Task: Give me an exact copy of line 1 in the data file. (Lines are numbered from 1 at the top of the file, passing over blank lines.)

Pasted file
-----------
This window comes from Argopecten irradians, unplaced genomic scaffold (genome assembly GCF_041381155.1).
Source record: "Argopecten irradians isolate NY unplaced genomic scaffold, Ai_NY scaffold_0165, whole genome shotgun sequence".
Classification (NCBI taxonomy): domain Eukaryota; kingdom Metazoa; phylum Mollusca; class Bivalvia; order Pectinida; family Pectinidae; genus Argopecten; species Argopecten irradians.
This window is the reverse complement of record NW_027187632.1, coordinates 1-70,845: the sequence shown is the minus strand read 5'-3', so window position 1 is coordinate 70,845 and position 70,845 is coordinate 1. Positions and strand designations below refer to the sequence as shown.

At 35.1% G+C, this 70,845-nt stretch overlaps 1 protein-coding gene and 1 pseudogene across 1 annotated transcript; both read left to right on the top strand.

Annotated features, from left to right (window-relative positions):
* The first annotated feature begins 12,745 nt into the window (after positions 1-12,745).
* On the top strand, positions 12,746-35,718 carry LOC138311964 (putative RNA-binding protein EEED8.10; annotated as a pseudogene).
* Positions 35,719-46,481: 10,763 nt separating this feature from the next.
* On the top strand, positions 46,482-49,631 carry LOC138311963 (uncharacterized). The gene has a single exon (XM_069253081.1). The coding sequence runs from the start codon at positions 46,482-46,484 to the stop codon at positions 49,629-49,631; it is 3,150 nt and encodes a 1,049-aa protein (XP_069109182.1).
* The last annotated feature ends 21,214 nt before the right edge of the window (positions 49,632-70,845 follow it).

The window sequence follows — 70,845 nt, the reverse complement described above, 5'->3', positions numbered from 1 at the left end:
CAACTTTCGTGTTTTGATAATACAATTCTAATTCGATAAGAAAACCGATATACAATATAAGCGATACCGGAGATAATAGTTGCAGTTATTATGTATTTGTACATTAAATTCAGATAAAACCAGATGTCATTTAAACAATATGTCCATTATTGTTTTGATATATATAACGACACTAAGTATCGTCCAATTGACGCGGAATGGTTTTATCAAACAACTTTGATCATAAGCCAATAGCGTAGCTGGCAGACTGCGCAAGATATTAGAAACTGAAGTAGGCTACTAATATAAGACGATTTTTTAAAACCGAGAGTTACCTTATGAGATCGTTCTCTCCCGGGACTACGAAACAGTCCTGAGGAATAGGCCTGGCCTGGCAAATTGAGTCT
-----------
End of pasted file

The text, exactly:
This window comes from Argopecten irradians, unplaced genomic scaffold (genome assembly GCF_041381155.1).